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Growing up, everything you're told to do is for no other purpose than to earn the approval of others around you. It's to satisfy somebody else's standard. How many times growing up did you ever hear the complaint, "This is pointless. Why do I have to learn this?" How many times do I hear adults saying, "I don't even know what I like to do; all I know is I'm not happy"?
Performance-based learning isn't even efficient. A kid who is excited about cars is going to have a hell of a better time learning about math and physics if math and physics can be put in the context of what he cares about. He's going to retain more of it and become curious to discover more on his own.
But if he isn't responsible for the why of what he is learning, then what he's learning isn't physics and math, it's how to fake it to make someone else happy. And that's an ugly habit to ingrain into a culture. It churns out a mass of highly efficient people with low self-esteem.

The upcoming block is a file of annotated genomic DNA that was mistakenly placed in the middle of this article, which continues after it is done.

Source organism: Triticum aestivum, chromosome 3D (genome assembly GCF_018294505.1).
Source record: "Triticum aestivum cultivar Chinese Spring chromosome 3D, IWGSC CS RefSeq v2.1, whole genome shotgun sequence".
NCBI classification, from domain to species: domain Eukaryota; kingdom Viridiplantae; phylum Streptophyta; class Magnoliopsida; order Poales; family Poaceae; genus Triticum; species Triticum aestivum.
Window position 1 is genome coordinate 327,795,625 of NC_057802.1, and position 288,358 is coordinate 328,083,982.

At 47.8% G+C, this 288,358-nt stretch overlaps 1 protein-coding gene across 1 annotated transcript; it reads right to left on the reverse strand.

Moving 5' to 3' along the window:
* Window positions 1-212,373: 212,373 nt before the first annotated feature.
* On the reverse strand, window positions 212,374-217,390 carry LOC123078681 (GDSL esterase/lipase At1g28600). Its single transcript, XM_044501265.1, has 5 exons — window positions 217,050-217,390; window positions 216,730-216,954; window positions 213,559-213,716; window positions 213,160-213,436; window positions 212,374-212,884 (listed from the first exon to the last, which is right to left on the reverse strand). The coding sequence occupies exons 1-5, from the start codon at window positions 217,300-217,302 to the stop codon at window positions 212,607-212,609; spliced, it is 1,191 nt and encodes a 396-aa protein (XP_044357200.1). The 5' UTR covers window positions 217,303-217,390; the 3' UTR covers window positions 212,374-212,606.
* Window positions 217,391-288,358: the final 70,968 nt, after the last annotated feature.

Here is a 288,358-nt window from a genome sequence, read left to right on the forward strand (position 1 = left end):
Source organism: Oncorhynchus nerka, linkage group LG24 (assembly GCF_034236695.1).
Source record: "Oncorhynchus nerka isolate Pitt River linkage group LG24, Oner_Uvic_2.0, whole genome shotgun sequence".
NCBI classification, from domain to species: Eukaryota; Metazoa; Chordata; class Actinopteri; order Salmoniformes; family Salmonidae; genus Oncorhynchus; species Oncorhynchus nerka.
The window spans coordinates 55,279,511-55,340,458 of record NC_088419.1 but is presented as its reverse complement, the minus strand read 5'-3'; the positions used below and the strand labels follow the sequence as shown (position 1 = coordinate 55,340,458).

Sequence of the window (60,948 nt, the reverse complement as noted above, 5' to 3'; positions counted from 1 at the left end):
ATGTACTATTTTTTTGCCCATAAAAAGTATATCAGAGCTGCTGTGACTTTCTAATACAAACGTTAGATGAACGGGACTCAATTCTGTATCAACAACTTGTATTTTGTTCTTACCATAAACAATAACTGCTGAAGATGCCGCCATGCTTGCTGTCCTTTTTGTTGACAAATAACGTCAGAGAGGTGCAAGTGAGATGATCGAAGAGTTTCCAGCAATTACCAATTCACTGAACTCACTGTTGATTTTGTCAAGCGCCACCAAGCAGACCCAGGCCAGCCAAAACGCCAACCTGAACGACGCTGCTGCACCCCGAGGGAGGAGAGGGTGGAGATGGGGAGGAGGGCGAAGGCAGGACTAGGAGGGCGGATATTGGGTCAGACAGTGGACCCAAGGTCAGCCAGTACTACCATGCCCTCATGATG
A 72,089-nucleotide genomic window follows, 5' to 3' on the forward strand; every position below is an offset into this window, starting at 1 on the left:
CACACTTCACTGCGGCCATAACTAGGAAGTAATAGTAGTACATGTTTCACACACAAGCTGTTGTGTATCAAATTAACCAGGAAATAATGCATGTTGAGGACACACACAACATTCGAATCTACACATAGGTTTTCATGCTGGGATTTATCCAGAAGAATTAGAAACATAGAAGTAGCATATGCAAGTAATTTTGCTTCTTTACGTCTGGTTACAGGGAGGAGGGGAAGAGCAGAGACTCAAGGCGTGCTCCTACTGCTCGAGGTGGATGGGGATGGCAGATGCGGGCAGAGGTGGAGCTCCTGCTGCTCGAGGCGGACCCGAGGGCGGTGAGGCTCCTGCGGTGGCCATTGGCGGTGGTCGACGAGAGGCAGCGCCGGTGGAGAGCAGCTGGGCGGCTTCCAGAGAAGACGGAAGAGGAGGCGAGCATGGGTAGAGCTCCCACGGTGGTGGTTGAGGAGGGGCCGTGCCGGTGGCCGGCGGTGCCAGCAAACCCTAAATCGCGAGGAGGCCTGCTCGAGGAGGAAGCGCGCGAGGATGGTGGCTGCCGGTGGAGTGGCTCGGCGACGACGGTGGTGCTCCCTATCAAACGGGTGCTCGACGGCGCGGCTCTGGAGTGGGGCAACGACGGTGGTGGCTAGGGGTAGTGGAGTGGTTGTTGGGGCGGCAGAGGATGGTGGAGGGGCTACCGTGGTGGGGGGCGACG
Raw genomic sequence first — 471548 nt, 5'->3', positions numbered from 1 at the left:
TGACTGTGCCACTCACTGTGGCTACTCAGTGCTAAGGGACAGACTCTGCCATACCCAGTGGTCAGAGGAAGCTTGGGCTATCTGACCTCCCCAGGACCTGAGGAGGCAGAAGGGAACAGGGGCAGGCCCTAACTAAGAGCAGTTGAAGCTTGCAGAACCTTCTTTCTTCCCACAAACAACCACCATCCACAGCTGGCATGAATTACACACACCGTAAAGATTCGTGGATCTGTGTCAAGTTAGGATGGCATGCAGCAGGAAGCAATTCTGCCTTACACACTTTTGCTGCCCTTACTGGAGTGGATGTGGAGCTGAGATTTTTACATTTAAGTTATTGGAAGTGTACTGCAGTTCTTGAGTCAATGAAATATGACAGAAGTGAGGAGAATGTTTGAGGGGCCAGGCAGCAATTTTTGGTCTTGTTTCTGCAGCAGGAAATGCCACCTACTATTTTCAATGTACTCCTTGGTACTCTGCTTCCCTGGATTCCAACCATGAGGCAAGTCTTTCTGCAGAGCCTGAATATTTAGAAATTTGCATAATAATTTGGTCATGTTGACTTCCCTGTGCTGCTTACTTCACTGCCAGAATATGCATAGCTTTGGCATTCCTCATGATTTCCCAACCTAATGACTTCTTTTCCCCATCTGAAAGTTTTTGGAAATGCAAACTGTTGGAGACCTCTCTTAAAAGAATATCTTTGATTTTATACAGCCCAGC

In the past few decades, concerned parents and teachers have tried to remedy this self-esteem issue by making it easier for kids to feel successful. But this just makes the problem worse. Not only are you training kids to base their self-worth on the approval of others, but now you're giving them that approval without them having to actually do anything to earn it!
Or as Branford Marsalis, one of the greatest saxophone players of all time, so eloquently put it:
External performance markers are fine, and likely even necessary, but they're not sufficient. There has to be a new starting point. There has to be personal purpose introduced into education at some point. There needs to be a why to learning to go with the what. The problem is that everybody's why is personal, and it's impossible to scale. Especially when teachers are so overworked and underpaid.
Earlier this year I had lunch with one of those people who you just can't believe exists. He had four degrees, including a master's from MIT and a PhD from Harvard (or was it a master's from Harvard and a PhD from MIT? I can't even remember). He was at the top of his field, worked for one of the most prestigious consulting firms, and had traveled all over the world working with top CEOs and managers.
And he told me he felt stuck. He wanted to start a business, but he didn't know how.
And he wasn't stuck because he didn't know what to do. He knew exactly what he wanted to do. He was stuck because he didn't know if it was the right thing to do.
He told me that throughout his entire life he had mastered the art of getting it right on the first try. That's how schools reward you. That's how companies reward you. They tell you what to do, and then you nail it. And he could always nail it.